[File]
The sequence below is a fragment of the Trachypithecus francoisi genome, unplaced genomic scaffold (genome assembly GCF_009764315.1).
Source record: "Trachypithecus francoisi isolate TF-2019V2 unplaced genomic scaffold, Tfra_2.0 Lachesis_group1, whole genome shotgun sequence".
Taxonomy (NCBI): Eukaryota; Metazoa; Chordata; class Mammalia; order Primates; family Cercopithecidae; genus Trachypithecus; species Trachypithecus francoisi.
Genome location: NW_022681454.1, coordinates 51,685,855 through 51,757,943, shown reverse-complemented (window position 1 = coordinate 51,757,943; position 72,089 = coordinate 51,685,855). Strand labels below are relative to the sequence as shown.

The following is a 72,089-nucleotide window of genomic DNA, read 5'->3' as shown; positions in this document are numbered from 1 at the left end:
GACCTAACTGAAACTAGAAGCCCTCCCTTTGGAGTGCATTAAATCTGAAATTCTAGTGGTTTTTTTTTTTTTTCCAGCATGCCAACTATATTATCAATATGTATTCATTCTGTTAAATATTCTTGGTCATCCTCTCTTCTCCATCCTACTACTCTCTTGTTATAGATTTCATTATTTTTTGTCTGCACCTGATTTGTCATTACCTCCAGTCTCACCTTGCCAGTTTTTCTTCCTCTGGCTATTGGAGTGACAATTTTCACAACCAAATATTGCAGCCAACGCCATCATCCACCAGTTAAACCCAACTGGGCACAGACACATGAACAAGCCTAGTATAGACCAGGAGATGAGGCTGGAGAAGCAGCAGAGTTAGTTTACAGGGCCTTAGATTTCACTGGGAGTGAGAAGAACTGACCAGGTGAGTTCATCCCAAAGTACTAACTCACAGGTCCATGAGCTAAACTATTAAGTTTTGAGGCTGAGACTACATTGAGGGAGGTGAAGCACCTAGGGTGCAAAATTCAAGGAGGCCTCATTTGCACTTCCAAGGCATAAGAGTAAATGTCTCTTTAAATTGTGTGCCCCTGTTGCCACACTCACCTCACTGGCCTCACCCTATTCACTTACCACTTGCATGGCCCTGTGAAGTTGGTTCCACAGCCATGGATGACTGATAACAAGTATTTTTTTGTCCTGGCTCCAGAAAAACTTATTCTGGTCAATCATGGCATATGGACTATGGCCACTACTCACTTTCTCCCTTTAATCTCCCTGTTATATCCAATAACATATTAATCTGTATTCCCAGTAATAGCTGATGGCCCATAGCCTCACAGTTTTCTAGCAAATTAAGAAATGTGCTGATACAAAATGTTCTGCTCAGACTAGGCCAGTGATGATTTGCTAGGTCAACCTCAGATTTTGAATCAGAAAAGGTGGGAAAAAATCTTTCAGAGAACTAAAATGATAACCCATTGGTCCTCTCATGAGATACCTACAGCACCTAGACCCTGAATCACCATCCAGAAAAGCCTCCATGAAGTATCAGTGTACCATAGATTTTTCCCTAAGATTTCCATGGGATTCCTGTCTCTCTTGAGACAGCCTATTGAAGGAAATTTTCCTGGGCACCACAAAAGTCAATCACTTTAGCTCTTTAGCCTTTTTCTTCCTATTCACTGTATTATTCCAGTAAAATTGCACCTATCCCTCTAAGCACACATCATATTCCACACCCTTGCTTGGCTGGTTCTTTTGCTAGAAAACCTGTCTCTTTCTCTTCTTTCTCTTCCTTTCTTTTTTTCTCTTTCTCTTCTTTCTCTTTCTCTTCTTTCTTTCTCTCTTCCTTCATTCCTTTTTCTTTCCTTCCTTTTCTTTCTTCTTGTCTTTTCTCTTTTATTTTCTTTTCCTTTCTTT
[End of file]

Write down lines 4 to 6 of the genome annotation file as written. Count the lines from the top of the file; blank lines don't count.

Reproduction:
Genome location: NW_022681454.1, coordinates 51,685,855 through 51,757,943, shown reverse-complemented (window position 1 = coordinate 51,757,943; position 72,089 = coordinate 51,685,855). Strand labels below are relative to the sequence as shown.

The following is a 72,089-nucleotide window of genomic DNA, read 5'->3' as shown; positions in this document are numbered from 1 at the left end:
GACCTAACTGAAACTAGAAGCCCTCCCTTTGGAGTGCATTAAATCTGAAATTCTAGTGGTTTTTTTTTTTTTTCCAGCATGCCAACTATATTATCAATATGTATTCATTCTGTTAAATATTCTTGGTCATCCTCTCTTCTCCATCCTACTACTCTCTTGTTATAGATTTCATTATTTTTTGTCTGCACCTGATTTGTCATTACCTCCAGTCTCACCTTGCCAGTTTTTCTTCCTCTGGCTATTGGAGTGACAATTTTCACAACCAAATATTGCAGCCAACGCCATCATCCACCAGTTAAACCCAACTGGGCACAGACACATGAACAAGCCTAGTATAGACCAGGAGATGAGGCTGGAGAAGCAGCAGAGTTAGTTTACAGGGCCTTAGATTTCACTGGGAGTGAGAAGAACTGACCAGGTGAGTTCATCCCAAAGTACTAACTCACAGGTCCATGAGCTAAACTATTAAGTTTTGAGGCTGAGACTACATTGAGGGAGGTGAAGCACCTAGGGTGCAAAATTCAAGGAGGCCTCATTTGCACTTCCAAGGCATAAGAGTAAATGTCTCTTTAAATTGTGTGCCCCTGTTGCCACACTCACCTCACTGGCCTCACCCTATTCACTTACCACTTGCATGGCCCTGTGAAGTTGGTTCCACAGCCATGGATGACTGATAACAAGTATTTTTTTGTCCTGGCTCCAGAAAAACTTATTCTGGTCAATCATGGCATATGGACTATGGCCACTACTCACTTTCTCCCTTTAATCTCCCTGTTATATCCAATAACATATTAATCTGTATTCCCAGTAATAGCTGATGGCCCATAGCCTCACAGTTTTCTAGCAAATTAAGAAATGTGCTGATACAAAATGTTCTGCTCAGACTAGGCCAGTGATGATTTGCTAGGTCAACCTCAGATTTTGAATCAGAAAAGGTGGGAAAAAATCTTTCAGAGAACTAAAATGATAACCCATTGGTCCTCTCATGAGATACCTACAGCACCTAGACCCTGAATCACCATCCAGAAAAGCCTCCATGAAGTATCAGTGTACCATAGATTTTTCCCTAAGATTTCCATGGGATTCCTGTCTCTCTTGAGACAGCCTATTGAAGGAAATTTTCCTGGGCACCACAAAAGTCAATCACTTTAGCTCTTTAGCCTTTTTCTTCCTATTCACTGTATTATTCCAGTAAAATTGCACCTATCCCTCTAAGCACACATCATATTCCACACCCTTGCTTGGCTGGTTCTTTTGCTAGAAAACCTGTCTCTTTCTCTTCTTTCTCTTCCTTTCTTTTTTTCTCTTTCTCTTCTTTCTCTTTCTCTTCTTTCTTTCTCTCTTCCTTCATTCCTTTTTCTTTCCTTCCTTTTCTTTCTTCTTGTCTTTTCTCTTTTATTTTCTTTTCCTTTCTTT